Software giant Microsoft is reaching out to the more than 3,300 companies exhibiting at MAGIC, and is partnering with the trade show to help peddle its Microsoft Business Solutions Retail Management System software.

Although Microsoft has dominated the word processing sector with popular software packages like Microsoft Office, it has yet to become the go-to name among small and midsize retailers looking to set up point-of-sale systems.

“It’s been a highly fragmented market and relatively underserved,” said Brendan O’Meara, general manager of retail management solutions at Microsoft. “It’s a category that we believe is just now about to boom, and MAGIC is one of the important industry associations where merchants attend, listen to, respect and look for recommendations on how to run their business.”

After acquiring the product from Sales Management Systems in 2002, Microsoft has been updating, building out and rebranding the software. It has seen 60 percent growth in sales in the last year alone, with about 20,000 installations nationwide. Apparel retailers account for one-quarter of the business. Among current users are Madison Carlsbad Village, based in Carlsbad, Calif., selling handbags, luggage, jewelry and accessories; the sports shops for the Golden State Warriors, based in Oakland, Calif., and Action Performance Cos., based in Concord, N.C., a retailer of racing collectibles and apparel, including NASCAR merchandise.

The category, which has previously been dominated by proprietary POS solutions such as electronic cash registers and PC-like cash registers, is now ripe for growth, said O’Meara.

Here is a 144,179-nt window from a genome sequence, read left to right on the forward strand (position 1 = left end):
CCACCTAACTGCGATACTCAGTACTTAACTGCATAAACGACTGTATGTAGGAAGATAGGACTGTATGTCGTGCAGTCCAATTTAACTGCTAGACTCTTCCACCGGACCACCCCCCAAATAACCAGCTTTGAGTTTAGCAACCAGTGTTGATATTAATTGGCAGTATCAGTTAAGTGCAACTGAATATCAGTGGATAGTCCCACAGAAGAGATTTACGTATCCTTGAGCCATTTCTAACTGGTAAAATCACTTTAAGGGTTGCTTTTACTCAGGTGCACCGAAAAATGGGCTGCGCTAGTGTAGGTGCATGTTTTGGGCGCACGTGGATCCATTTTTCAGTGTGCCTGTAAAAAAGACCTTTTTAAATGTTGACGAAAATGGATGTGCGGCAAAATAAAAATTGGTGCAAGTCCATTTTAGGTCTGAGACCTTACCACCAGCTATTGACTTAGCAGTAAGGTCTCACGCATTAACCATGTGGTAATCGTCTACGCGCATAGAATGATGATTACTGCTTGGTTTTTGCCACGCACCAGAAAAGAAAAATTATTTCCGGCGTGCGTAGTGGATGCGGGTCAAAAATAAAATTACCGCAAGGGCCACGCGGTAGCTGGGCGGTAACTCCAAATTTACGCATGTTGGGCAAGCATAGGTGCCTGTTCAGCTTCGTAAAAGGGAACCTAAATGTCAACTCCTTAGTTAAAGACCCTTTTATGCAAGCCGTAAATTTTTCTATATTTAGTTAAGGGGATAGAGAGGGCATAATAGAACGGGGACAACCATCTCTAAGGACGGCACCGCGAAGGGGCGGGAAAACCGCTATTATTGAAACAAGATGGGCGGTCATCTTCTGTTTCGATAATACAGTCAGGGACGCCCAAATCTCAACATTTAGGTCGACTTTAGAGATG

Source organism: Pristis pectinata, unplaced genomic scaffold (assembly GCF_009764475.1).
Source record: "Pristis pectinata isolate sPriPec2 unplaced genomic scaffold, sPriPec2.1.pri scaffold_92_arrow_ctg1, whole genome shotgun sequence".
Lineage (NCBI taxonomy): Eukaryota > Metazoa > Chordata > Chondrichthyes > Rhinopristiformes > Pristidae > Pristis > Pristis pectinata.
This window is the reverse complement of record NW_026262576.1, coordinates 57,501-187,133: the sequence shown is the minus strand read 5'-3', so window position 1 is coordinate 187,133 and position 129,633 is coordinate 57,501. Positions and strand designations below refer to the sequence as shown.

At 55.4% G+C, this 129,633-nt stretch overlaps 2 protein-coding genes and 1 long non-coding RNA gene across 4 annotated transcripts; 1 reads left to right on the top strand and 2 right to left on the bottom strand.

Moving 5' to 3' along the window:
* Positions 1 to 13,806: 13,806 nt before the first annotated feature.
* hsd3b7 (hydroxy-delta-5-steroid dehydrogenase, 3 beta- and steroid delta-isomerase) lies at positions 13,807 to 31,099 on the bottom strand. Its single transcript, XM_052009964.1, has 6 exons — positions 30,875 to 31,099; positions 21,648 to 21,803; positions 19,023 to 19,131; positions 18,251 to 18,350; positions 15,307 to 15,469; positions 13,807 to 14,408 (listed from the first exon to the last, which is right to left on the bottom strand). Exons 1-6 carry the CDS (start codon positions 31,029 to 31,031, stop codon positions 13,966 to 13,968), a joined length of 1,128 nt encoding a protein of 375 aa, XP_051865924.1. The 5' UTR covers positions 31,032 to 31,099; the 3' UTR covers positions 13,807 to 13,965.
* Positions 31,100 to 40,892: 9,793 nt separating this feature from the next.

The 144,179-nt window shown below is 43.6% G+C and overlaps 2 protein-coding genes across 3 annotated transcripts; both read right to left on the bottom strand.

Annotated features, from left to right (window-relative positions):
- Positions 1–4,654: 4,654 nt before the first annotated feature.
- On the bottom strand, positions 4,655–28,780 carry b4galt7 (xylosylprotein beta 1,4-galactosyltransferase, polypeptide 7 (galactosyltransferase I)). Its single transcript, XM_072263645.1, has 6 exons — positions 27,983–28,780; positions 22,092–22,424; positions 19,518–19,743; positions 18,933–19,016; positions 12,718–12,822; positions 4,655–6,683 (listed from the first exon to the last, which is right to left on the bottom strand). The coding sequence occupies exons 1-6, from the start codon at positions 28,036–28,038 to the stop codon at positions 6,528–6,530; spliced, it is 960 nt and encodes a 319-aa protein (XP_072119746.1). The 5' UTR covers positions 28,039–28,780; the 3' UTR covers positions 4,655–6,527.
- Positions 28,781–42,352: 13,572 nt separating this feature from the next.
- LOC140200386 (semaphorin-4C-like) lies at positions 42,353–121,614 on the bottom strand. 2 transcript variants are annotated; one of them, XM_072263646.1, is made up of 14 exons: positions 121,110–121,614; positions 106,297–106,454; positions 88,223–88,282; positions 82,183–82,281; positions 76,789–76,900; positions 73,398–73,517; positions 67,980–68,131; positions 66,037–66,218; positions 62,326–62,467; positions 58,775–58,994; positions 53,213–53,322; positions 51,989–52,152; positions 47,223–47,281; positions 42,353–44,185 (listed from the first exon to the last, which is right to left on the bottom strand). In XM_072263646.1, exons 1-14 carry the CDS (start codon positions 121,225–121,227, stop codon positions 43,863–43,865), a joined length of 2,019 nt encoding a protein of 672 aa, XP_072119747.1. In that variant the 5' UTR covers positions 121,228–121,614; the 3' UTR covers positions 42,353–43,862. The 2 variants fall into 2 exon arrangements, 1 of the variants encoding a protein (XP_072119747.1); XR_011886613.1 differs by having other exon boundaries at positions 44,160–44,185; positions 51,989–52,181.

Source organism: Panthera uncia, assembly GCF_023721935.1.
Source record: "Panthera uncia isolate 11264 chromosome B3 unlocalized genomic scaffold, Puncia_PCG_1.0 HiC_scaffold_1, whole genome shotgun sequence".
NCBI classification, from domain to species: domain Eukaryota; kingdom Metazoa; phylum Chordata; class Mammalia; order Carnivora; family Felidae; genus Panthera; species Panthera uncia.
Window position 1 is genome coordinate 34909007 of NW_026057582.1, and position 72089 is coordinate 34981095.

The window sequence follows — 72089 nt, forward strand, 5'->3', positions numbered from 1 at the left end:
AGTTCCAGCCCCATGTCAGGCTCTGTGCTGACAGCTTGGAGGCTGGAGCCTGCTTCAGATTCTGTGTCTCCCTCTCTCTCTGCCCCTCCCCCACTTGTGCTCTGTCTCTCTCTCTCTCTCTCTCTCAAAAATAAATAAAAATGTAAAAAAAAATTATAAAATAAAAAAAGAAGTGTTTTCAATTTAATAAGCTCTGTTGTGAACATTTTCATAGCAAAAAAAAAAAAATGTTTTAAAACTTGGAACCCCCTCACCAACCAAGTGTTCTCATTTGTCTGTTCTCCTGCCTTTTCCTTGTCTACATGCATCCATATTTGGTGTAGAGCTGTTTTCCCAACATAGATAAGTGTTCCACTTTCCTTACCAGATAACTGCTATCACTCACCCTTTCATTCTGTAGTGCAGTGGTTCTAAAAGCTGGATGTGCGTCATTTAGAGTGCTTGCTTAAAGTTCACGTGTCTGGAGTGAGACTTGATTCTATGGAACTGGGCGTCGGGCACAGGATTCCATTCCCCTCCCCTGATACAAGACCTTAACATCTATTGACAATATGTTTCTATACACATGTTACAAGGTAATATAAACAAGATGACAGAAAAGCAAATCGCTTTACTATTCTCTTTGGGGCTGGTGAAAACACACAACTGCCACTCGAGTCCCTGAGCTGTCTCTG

“What’s changed is that PC economics have made it more cost-effective for smaller retailers,” he said.

According to O’Meara, retail software accounts for 10.8 percent of overall software spending in the U.S.; accounting software comes in second at about 8.5 percent. Microsoft data shows that small and medium-size retailers in the U.S. spent about $2.4 billion on packaged and custom software in 2003.

Unlike accounting software, however, retailers aren’t able to pick up a version of the POS software at a big national computer chain and be ready to ring up sales at their stores. The product, which will be available for sale and demonstrated at kiosks in the grand lobby at MAGIC, is sold only through Microsoft’s licensed partners and requires a fair amount of customization and handholding — at least initially. The price starts at $1,200 for the basic software. However, the typical installation price with software, hardware and setup included will run retailers an average of $5,000 to $6,000. More customization and additional store locations to service also drive up the cost.

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